Several years ago I spoke to a Senior Executive for Exxon Corporation. The gentleman I spoke with, while agreeing with much of what I said about the need for Exxon to hedge its position in oil with at least a few of the upcoming alternatives told me that Exxon, in 2003 anyways, had absolutely no desire nor immediate plans to get involved with Clean Technology. After an awkward pause on the call he said, “Why should we risk money and waste time developing something when we have enough cash to just buy whatever we want once it becomes established?” Wow, how could I argue with that- he did have a valid point. Which brings us to 2010:

This blog often profiles technology developments from the investor’s perspective. Many of the VC firms we discuss invest in small start ups in sectors like biofuels, solar, wind and energy storage. But there’s another way to capture these sectors if you want to participate- investing in the large OEM. In fact, Exxon later on did invest $600MM in a biofuel firm called Synthetic Genomics and is “prepared to invest billions more to scale up the technology.”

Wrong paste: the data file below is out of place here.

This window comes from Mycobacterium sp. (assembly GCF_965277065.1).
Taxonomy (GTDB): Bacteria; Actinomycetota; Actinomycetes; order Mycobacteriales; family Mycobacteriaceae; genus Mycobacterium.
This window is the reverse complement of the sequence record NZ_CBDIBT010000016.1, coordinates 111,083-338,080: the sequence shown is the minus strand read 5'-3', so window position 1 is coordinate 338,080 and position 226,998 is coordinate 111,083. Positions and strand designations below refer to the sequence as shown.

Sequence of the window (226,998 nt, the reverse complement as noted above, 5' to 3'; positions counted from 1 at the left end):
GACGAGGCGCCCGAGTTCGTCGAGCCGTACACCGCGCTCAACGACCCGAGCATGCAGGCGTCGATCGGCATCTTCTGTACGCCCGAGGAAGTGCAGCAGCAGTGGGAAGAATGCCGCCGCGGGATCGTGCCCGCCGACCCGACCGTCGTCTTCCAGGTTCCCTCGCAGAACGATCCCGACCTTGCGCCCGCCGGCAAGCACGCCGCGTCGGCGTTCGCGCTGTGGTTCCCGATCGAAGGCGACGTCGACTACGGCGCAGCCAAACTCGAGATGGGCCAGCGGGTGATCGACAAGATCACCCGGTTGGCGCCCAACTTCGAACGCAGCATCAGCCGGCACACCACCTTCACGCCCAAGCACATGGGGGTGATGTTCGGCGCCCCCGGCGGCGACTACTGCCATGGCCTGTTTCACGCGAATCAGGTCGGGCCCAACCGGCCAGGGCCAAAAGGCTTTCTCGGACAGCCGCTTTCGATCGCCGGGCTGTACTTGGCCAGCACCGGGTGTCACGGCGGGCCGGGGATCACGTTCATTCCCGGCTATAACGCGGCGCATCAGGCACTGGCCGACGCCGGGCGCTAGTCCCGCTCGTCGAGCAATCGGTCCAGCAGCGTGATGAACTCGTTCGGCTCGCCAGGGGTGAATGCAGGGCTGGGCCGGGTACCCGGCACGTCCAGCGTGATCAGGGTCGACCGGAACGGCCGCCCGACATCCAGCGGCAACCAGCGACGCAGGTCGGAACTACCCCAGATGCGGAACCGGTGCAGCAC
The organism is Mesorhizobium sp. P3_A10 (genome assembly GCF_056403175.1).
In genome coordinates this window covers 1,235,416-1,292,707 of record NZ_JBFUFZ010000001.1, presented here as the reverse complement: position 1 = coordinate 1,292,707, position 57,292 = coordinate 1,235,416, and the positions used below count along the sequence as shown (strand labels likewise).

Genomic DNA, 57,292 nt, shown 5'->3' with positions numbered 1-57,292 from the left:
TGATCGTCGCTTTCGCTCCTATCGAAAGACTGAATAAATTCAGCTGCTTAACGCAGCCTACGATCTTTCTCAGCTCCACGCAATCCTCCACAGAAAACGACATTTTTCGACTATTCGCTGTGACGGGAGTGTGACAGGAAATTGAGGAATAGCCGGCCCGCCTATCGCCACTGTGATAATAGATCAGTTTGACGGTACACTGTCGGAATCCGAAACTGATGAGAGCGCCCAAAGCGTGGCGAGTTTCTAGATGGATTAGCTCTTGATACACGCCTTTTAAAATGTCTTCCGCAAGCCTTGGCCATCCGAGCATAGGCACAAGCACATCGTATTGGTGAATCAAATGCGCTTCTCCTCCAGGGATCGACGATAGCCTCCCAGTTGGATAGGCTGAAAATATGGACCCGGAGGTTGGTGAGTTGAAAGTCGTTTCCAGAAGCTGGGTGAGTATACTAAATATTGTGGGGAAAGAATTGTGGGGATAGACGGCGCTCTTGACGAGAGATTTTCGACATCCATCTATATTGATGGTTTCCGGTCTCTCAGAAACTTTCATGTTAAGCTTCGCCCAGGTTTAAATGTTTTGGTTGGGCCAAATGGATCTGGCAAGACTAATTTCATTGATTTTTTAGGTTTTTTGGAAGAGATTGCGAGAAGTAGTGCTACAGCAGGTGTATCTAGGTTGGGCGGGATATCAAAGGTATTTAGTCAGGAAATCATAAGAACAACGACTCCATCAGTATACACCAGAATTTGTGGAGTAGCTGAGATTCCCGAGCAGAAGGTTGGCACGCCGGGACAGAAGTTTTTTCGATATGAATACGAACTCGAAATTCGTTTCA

While we won’t perform an individual investment analysis of each sector and firm here, we can highlight some key options as well as investment pros and risks.

Investing in the large, diversified OEM Pros:
Limited Downside, Economies of Scale/Faster route to mass market, more established vertical infrastructure and brand name recognition
Cons: Limited Upside/No IPO potential, less nimble & dynamic management team & the fact that you are also investing in many other sectors or technologies you may like/dislike.

Flip all of the above pros/cons when investing in the Start Up Firm. Now- a brief look at investment options: